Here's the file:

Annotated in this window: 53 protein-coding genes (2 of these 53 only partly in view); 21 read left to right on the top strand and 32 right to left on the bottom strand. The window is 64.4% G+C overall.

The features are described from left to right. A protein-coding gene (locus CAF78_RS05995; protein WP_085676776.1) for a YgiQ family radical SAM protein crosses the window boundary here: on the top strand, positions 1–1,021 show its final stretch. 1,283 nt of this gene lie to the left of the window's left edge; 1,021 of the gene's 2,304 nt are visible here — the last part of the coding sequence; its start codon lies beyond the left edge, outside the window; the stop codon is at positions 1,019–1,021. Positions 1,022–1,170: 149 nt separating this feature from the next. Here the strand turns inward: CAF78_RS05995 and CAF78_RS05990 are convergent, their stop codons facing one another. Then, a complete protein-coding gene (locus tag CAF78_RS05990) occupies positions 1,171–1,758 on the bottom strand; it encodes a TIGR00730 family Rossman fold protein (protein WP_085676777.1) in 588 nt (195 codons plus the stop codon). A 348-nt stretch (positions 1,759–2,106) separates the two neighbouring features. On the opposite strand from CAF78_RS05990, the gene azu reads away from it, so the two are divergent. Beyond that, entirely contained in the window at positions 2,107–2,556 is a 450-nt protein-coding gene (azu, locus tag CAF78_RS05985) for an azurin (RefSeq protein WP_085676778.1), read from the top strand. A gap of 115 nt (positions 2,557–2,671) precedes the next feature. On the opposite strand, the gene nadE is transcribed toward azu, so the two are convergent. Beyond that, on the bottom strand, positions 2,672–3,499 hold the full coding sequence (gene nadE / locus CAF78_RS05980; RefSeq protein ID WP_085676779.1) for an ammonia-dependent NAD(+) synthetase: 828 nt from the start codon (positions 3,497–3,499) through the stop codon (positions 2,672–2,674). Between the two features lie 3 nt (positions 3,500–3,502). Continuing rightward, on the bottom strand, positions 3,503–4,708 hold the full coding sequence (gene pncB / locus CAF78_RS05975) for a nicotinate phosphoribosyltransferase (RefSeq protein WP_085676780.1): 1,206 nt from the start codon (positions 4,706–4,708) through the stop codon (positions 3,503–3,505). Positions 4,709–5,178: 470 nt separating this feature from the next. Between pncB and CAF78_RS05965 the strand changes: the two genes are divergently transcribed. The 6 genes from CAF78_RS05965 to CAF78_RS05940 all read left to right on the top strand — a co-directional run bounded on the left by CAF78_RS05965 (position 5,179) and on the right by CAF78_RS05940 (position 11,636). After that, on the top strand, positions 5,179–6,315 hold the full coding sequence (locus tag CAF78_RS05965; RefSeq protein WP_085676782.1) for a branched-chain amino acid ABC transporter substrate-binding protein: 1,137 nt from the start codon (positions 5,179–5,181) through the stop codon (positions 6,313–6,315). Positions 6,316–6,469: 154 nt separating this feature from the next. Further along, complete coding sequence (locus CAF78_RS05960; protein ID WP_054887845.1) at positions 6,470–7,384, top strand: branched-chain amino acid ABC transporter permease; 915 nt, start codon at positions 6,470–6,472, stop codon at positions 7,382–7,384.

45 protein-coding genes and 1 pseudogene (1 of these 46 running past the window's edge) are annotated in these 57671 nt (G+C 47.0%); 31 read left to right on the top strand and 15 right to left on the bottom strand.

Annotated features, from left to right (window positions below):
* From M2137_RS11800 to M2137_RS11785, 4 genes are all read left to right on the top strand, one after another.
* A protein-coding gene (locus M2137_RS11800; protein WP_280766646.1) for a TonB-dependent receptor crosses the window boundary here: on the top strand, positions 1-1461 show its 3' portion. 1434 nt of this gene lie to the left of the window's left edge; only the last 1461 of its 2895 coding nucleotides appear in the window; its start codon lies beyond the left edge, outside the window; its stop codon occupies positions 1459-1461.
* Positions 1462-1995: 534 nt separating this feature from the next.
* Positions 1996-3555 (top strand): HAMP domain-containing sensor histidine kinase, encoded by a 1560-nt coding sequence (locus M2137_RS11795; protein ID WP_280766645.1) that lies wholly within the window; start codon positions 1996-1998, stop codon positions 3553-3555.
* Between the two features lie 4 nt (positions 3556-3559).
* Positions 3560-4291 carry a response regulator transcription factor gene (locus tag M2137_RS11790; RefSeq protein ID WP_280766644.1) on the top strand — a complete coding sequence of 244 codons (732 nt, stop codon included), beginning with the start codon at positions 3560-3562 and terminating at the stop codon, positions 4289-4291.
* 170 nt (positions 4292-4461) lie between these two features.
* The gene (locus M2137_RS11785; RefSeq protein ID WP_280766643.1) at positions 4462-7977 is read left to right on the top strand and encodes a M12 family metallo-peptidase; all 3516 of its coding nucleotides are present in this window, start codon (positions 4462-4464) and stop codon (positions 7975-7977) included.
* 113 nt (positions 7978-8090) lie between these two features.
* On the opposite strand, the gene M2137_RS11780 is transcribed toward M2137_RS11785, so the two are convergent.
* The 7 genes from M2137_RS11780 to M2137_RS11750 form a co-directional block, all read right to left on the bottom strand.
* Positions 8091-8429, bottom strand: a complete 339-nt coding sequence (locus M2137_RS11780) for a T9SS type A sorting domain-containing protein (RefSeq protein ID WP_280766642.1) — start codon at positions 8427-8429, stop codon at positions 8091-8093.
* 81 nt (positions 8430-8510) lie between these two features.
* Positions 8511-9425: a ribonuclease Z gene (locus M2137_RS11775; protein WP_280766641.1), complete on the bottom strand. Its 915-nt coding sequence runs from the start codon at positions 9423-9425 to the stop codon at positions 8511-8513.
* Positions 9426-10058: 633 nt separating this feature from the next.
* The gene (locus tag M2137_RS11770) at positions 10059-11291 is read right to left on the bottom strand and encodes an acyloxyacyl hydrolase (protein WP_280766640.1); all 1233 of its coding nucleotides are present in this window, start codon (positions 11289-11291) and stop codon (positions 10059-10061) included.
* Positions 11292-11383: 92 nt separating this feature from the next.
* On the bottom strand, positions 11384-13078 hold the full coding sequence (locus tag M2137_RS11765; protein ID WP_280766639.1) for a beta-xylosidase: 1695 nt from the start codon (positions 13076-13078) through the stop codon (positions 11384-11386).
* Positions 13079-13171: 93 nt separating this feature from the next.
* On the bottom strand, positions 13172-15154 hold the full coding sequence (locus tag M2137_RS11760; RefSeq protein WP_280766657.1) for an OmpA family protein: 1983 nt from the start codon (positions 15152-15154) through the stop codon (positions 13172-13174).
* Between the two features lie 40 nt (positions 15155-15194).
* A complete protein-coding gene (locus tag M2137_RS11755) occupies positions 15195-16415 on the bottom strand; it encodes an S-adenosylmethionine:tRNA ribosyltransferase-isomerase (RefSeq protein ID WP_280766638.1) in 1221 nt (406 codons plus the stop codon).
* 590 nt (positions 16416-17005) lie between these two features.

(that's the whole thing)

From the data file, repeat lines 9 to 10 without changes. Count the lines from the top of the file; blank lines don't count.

* Between the two features lie 4 nt (positions 3556-3559).
* Positions 3560-4291 carry a response regulator transcription factor gene (locus tag M2137_RS11790; RefSeq protein ID WP_280766644.1) on the top strand — a complete coding sequence of 244 codons (732 nt, stop codon included), beginning with the start codon at positions 3560-3562 and terminating at the stop codon, positions 4289-4291.